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Huawei says it will never use Google apps again and then walks it back


Huawei was placed on the U.S. Commerce Department's entity list in the middle of last May which prevents the Chinese manufacturer from accessing its U.S. supply chain. The company had built up inventories of key components in advance and has been able to find workarounds allowing it to skirt the ban. The one U.S. based firm that Huawei probably misses the most is Google since the ban prevents it from licensing Google Mobile Services. As a result, Huawei's latest flagship lines (2019's Mate 30 and the upcoming P40) use an open-source version of Android and won't run Google's Android apps.

The lack of Google apps like the Play Store, Search, Gmail, Drive, and others doesn't affect demand for Huawei's phones in China since most Google apps are banned in the country anyway. The lack of Google Mobile Services does impact the manufacturer's international sales. The company has developed its own Huawei Mobile Services to replace Google and Huawei has been scrambling to get app developers to support its own ecosystem and apps are available through its AppGallery app storefront. Huawei Mobile Services will debut on the P40 line expected to be released in March. The firm will reportedly spend $3 billion this year alone on HMS.

Huawei walks back comments about not needing Google's apps even if they were available

While Huawei managed to deliver 238.5 million phones last year, at the beginning of 2019 it had hoped to ship 300 million units and top Samsung to become the largest smartphone manufacturer in the world. It finished second behind Samsung and ahead of Apple, and things could have been worse. A wave of patriotism inside of China led consumers to buy the company's phones to protest what they perceived to be U.S. bullying of Huawei.
With all of this in mind, you would think that Huawei executives would be wishing for the ability to license Google Mobile Services before blowing out the candles on a birthday cake or having a battle over a wishbone. According to German language newspaper DerStandard (via WinFuture), Huawei Country Manager Fred Wangfei said in Vienna today that even if the restrictions were to be lifted, the company would not add Google's apps to its new phones. This contradicts comments made last September by Huawei's consumer group chief Richard Yu. At the time, Yu said that if Huawei were allowed access to the U.S. supply chain, it would add Google apps to the Mate 30 line overnight.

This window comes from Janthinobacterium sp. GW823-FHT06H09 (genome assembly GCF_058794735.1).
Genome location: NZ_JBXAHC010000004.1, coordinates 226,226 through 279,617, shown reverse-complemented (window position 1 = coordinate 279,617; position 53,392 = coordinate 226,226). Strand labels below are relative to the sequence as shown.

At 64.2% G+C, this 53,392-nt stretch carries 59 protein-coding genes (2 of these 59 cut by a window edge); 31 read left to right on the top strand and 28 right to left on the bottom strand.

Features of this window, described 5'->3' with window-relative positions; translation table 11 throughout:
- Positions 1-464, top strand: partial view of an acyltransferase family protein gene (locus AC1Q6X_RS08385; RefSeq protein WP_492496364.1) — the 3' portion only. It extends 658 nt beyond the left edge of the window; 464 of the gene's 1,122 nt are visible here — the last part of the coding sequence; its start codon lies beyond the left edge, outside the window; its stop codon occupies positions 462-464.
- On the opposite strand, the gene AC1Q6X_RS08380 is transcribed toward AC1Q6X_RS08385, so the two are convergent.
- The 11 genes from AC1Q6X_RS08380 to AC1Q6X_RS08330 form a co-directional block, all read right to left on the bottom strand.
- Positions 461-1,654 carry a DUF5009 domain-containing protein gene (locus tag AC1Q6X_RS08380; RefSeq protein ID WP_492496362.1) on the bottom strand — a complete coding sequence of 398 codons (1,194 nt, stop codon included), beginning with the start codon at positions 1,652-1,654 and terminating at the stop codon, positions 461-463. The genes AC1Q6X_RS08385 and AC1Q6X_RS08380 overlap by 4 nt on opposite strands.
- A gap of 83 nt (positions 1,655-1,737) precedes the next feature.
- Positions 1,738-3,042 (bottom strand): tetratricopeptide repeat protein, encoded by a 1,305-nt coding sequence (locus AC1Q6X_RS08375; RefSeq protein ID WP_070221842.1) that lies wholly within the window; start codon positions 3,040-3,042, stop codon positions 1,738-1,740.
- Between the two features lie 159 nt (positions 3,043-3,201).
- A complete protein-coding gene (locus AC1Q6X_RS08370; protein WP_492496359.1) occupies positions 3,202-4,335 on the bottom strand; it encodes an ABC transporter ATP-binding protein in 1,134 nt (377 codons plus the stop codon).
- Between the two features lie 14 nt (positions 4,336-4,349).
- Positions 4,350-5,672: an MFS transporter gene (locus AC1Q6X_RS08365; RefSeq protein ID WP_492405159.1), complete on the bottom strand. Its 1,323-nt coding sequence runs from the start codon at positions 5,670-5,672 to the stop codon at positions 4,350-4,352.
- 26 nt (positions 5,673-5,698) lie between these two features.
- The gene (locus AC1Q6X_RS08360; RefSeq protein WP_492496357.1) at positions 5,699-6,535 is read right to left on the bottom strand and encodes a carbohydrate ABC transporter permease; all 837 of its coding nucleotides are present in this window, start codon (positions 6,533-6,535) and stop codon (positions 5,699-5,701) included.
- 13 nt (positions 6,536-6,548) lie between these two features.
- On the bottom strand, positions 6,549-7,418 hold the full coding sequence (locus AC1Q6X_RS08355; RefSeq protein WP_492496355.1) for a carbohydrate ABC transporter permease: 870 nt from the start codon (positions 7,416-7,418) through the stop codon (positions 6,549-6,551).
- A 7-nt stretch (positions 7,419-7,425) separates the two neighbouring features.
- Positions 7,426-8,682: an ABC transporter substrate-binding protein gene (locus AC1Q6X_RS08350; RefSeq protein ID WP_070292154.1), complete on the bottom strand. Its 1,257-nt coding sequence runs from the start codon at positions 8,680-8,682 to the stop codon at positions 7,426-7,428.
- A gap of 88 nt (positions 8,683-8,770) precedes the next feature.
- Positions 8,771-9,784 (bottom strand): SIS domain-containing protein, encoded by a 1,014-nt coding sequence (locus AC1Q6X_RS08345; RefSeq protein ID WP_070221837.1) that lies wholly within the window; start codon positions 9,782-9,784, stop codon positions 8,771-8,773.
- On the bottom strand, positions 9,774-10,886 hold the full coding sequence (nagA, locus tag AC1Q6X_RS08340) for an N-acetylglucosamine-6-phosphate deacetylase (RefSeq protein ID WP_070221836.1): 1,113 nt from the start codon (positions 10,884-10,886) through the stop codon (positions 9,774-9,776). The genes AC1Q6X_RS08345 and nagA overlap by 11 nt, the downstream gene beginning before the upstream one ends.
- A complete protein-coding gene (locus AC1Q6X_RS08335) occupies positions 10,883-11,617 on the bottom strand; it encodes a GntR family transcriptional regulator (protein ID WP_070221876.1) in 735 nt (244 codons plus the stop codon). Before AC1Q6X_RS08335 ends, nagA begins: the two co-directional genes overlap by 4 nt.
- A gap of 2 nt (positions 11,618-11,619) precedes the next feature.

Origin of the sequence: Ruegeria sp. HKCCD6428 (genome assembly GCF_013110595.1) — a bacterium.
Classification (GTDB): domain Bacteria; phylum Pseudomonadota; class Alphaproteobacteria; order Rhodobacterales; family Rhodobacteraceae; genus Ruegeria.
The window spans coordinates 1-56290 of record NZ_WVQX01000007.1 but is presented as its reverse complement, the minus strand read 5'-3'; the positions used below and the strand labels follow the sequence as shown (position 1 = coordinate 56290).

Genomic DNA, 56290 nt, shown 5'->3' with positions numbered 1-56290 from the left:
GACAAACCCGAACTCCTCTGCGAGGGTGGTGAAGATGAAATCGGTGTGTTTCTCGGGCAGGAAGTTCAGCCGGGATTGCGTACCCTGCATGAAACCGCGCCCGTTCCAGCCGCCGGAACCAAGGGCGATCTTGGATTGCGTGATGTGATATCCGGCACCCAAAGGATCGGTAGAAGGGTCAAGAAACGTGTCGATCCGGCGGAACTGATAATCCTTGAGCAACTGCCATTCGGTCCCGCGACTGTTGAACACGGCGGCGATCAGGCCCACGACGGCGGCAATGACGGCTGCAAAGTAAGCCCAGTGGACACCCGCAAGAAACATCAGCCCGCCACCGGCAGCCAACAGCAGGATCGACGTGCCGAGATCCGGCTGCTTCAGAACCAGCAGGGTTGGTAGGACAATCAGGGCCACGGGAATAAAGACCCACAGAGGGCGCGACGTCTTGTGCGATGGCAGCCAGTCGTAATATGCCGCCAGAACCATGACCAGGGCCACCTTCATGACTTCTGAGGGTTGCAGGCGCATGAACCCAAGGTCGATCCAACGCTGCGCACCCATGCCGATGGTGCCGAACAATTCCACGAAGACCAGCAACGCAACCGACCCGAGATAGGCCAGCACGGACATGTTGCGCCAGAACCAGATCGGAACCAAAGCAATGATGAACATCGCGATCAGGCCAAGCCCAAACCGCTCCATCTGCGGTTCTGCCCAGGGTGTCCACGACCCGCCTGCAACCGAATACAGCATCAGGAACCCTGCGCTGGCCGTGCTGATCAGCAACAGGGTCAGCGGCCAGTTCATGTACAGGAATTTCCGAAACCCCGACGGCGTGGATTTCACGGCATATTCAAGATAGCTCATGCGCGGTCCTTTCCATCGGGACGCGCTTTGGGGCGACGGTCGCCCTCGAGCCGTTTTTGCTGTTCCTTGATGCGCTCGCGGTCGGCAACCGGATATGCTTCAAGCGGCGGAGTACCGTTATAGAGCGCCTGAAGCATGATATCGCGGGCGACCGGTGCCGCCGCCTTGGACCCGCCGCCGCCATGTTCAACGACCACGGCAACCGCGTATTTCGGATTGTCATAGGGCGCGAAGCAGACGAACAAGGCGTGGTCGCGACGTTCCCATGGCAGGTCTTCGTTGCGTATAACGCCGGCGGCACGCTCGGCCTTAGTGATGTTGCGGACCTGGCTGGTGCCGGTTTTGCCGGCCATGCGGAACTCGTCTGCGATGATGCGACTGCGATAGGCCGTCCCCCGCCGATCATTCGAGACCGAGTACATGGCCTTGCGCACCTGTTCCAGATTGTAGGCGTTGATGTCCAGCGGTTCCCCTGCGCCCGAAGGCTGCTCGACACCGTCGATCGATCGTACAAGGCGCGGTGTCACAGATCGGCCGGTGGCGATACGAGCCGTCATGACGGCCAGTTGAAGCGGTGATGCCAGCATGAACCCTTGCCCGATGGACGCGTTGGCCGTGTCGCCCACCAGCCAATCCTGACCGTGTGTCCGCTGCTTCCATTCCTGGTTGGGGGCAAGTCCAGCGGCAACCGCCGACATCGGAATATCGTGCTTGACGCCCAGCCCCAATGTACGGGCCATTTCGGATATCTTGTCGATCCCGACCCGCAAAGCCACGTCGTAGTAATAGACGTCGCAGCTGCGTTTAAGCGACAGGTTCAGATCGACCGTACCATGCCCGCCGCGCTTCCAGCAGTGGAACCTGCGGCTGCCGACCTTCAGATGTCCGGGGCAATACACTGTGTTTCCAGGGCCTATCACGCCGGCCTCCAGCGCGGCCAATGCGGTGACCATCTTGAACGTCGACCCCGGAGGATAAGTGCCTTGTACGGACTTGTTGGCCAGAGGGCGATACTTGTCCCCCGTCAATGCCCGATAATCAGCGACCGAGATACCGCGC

The new line of thinking by Huawei is that it doesn't want to face this situation again at another time in the future. Thus, the manufacturer wants to stop depending on U.S. suppliers since it feels that it can no longer consider the states as a stable source of supplies. Still, it appears that Mr. Wangfrei might have jumped the gun with his comments. Huawei backtracked later today and said that its first choice is still "an open Android ecosystem." But the company wants to make sure that it can provide its own ecosystem if it is not allowed to use Google's.

The U.S. considers Huawei to be a national security threat and has since 2012. Lawmakers in the states are concerned about rumored ties between the firm and the communist Chinese government. What the Trump administration is concerned about is a law in China that allows the government of Xi Jinping to demand that Huawei spy on its behalf. As a result, U.S. officials fear that Huawei's phones and networking equipment contain backdoors that send information from American consumers and corporations to Beijing. The company has repeatedly denied these allegations and to date, no one has even been able to prove that they are true.

Besides its position as the second-largest smartphone manufacturer in the world, Huawei also happens to be the largest provider of networking equipment in the world. This has led the U.S. to warn allies not to use Huawei gear in their 5G networks. While Japan and Australia have heeded these warnings, Germany and Britain have not.


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